German Foreign Minister Guido Westerwelle Thursday warned Serbia that it had no chance of joining the European Union unless it adopted a “co-operative” stance on Kosovo.
Westerwelle said after talks with Prime Minister Mirko Cvetkovic that the future of the Western Balkans lies in the EU but underlined that the bloc wouldn’t take on new members that have festering external disputes.
“In our view, one can only be a member of the European Union if one aims for cooperation and is prepared to resolve neighborly difficulties co-operatively,” he told reporters when asked about Serbia’s position on Kosovo.
Tensions between Serbia and Kosovo flared last month after the International Court of Justice issued a non-binding opinion that Kosovo’s 2008 declaration of independence from Serbia didn’t violate international law.
The dispute is heading for a showdown at the United Nations next month, with duelling resolutions that Serbia and Kosovo aim to present at the General Assembly.
Kosovo, with its 2 million inhabitants–more than 90% of them ethnic Albanians–unilaterally declared independence from Serbia in February 2008 after U.N.-brokered negotiations to resolve its status failed.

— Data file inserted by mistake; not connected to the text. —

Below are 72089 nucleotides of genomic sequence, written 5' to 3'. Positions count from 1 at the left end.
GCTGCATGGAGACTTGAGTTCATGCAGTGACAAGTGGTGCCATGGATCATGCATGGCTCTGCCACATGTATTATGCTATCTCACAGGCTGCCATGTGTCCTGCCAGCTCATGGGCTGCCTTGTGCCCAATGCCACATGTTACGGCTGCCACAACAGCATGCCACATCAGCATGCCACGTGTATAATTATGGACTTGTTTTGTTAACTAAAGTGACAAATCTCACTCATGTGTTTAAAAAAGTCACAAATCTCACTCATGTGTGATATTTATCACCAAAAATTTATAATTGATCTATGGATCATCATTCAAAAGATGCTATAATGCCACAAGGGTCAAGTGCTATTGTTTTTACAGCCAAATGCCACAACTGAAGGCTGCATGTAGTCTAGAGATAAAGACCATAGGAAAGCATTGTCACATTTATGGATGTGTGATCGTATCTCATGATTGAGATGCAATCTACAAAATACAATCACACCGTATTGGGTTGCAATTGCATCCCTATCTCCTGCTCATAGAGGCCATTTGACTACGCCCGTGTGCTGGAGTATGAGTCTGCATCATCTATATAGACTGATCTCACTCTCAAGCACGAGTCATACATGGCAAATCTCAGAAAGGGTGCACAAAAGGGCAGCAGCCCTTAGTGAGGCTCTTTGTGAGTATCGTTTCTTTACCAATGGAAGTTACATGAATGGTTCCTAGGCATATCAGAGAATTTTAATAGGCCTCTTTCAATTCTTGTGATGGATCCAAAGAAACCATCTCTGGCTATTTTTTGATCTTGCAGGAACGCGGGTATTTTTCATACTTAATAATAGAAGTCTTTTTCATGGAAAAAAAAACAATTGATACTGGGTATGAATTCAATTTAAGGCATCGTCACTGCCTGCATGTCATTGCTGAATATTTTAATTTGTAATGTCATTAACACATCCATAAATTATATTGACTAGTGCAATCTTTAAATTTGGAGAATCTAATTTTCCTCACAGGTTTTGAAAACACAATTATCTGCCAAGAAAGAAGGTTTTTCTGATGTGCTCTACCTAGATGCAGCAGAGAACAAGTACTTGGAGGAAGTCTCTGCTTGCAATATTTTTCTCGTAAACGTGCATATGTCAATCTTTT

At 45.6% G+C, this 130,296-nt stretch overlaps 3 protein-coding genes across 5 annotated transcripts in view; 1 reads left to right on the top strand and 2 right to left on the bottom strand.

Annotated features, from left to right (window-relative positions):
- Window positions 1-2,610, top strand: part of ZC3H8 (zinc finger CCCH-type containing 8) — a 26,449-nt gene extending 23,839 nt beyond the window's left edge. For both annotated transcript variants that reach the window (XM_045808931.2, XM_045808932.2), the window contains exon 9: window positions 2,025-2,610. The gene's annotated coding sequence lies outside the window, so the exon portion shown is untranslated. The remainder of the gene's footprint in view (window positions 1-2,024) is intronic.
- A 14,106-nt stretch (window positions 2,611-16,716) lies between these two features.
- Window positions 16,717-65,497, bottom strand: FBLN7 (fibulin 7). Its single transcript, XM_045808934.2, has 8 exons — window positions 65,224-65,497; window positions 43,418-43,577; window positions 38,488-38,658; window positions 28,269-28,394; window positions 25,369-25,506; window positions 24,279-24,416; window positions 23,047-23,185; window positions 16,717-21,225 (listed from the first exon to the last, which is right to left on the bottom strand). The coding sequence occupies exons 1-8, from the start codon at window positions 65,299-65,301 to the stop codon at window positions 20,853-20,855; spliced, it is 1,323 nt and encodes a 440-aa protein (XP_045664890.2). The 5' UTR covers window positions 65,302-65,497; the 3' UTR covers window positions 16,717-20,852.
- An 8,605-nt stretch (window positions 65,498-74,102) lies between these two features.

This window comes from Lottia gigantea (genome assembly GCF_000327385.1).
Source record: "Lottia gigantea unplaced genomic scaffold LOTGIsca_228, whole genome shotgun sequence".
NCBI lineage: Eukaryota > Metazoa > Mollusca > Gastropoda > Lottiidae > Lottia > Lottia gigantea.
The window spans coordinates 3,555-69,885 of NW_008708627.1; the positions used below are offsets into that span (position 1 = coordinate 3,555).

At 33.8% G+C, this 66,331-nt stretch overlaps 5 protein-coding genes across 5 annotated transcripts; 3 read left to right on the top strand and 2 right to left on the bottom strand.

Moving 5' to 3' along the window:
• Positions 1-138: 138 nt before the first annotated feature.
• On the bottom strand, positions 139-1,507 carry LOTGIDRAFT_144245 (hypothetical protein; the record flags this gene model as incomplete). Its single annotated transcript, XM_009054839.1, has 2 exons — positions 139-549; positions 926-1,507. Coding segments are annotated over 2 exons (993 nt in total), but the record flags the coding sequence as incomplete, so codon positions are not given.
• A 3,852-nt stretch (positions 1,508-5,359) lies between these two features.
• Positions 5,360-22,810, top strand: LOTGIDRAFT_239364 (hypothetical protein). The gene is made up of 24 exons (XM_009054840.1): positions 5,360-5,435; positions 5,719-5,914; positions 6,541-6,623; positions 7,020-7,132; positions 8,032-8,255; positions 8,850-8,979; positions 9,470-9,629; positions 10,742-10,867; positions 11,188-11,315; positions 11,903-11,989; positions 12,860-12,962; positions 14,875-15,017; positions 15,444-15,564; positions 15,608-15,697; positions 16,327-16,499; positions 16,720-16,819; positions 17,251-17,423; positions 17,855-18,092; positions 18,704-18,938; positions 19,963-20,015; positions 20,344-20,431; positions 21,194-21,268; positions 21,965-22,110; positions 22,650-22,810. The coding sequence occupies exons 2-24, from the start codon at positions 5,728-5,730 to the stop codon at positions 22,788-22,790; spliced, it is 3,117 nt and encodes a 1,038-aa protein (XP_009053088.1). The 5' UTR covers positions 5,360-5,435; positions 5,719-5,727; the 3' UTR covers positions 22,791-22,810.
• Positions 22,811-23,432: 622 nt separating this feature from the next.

The ICJ opinion was sent to the U.N. and Kosovo hopes the General Assembly will back its secession despite Serbia’s fervent opposition.
Serbia has submitted a new resolution on Kosovo calling for fresh talks on all outstanding issues but at the same time condemning Kosovo’s unilateral declaration of independence.
Westerwelle, who also held talks with President Boris Tadic and opposition leaders, said during a discussion with students who have studied in Germany that Kosovo’s breakaway was an established fact Serbia would have to accept.
“Kosovo’s independence is reality,” he said. “There is no point in denying the facts.”
He said the EU was willing to help broker direct talks between Serbia and Kosovo to resolve the dispute and criticized Serbia for taking the issue to the U.N.
“When someone in Europe wants to solve something including conflicts…the road should first lead to Brussels not to New York,” he said.
Kosovo’s independence has been recognized by 69 countries, including all major world powers except Russia and China.
Westerwelle is on a three-day tour of the former Yugoslavia. He is due in Sarajevo later Thursday.